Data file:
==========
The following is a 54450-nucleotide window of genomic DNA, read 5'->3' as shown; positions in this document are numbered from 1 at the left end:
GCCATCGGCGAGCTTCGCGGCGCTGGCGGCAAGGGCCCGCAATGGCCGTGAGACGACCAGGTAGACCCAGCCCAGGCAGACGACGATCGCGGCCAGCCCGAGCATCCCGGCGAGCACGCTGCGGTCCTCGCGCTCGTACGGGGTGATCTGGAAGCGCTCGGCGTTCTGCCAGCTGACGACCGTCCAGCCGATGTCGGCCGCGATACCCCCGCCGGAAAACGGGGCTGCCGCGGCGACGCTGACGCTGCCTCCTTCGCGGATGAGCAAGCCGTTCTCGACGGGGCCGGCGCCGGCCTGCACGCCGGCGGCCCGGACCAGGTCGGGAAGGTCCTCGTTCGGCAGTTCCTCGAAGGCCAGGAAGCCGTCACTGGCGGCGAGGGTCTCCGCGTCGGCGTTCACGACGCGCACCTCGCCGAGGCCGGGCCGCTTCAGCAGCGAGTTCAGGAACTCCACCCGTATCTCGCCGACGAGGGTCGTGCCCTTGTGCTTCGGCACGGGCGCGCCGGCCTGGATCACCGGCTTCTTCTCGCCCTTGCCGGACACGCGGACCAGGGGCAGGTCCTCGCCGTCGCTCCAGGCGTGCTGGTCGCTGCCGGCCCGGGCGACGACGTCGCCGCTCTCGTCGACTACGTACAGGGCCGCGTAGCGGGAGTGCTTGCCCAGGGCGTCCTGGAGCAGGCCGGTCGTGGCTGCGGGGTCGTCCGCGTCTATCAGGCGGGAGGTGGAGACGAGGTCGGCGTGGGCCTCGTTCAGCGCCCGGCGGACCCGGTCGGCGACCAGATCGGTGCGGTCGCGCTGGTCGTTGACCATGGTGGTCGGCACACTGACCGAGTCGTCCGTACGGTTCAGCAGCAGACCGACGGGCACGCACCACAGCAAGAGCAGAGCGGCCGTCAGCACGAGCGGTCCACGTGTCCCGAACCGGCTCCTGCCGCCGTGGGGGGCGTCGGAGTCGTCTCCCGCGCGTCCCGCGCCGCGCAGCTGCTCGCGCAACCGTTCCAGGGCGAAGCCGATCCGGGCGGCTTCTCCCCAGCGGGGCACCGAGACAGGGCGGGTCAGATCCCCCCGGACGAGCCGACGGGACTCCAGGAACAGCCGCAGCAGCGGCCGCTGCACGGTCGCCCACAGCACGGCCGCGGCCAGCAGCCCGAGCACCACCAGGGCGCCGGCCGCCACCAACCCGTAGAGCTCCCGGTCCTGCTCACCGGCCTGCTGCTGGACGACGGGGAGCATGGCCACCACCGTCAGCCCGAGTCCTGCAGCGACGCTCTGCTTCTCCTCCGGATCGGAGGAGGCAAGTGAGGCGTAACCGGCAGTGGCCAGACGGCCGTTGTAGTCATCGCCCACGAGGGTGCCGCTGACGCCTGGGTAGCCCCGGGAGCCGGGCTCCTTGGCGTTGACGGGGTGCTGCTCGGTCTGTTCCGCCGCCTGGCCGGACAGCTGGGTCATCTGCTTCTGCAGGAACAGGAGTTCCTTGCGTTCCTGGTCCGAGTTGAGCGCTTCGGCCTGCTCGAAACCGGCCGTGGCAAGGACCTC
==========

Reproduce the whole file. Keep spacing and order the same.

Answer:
The following is a 54450-nucleotide window of genomic DNA, read 5'->3' as shown; positions in this document are numbered from 1 at the left end:
GCCATCGGCGAGCTTCGCGGCGCTGGCGGCAAGGGCCCGCAATGGCCGTGAGACGACCAGGTAGACCCAGCCCAGGCAGACGACGATCGCGGCCAGCCCGAGCATCCCGGCGAGCACGCTGCGGTCCTCGCGCTCGTACGGGGTGATCTGGAAGCGCTCGGCGTTCTGCCAGCTGACGACCGTCCAGCCGATGTCGGCCGCGATACCCCCGCCGGAAAACGGGGCTGCCGCGGCGACGCTGACGCTGCCTCCTTCGCGGATGAGCAAGCCGTTCTCGACGGGGCCGGCGCCGGCCTGCACGCCGGCGGCCCGGACCAGGTCGGGAAGGTCCTCGTTCGGCAGTTCCTCGAAGGCCAGGAAGCCGTCACTGGCGGCGAGGGTCTCCGCGTCGGCGTTCACGACGCGCACCTCGCCGAGGCCGGGCCGCTTCAGCAGCGAGTTCAGGAACTCCACCCGTATCTCGCCGACGAGGGTCGTGCCCTTGTGCTTCGGCACGGGCGCGCCGGCCTGGATCACCGGCTTCTTCTCGCCCTTGCCGGACACGCGGACCAGGGGCAGGTCCTCGCCGTCGCTCCAGGCGTGCTGGTCGCTGCCGGCCCGGGCGACGACGTCGCCGCTCTCGTCGACTACGTACAGGGCCGCGTAGCGGGAGTGCTTGCCCAGGGCGTCCTGGAGCAGGCCGGTCGTGGCTGCGGGGTCGTCCGCGTCTATCAGGCGGGAGGTGGAGACGAGGTCGGCGTGGGCCTCGTTCAGCGCCCGGCGGACCCGGTCGGCGACCAGATCGGTGCGGTCGCGCTGGTCGTTGACCATGGTGGTCGGCACACTGACCGAGTCGTCCGTACGGTTCAGCAGCAGACCGACGGGCACGCACCACAGCAAGAGCAGAGCGGCCGTCAGCACGAGCGGTCCACGTGTCCCGAACCGGCTCCTGCCGCCGTGGGGGGCGTCGGAGTCGTCTCCCGCGCGTCCCGCGCCGCGCAGCTGCTCGCGCAACCGTTCCAGGGCGAAGCCGATCCGGGCGGCTTCTCCCCAGCGGGGCACCGAGACAGGGCGGGTCAGATCCCCCCGGACGAGCCGACGGGACTCCAGGAACAGCCGCAGCAGCGGCCGCTGCACGGTCGCCCACAGCACGGCCGCGGCCAGCAGCCCGAGCACCACCAGGGCGCCGGCCGCCACCAACCCGTAGAGCTCCCGGTCCTGCTCACCGGCCTGCTGCTGGACGACGGGGAGCATGGCCACCACCGTCAGCCCGAGTCCTGCAGCGACGCTCTGCTTCTCCTCCGGATCGGAGGAGGCAAGTGAGGCGTAACCGGCAGTGGCCAGACGGCCGTTGTAGTCATCGCCCACGAGGGTGCCGCTGACGCCTGGGTAGCCCCGGGAGCCGGGCTCCTTGGCGTTGACGGGGTGCTGCTCGGTCTGTTCCGCCGCCTGGCCGGACAGCTGGGTCATCTGCTTCTGCAGGAACAGGAGTTCCTTGCGTTCCTGGTCCGAGTTGAGCGCTTCGGCCTGCTCGAAACCGGCCGTGGCAAGGACCTC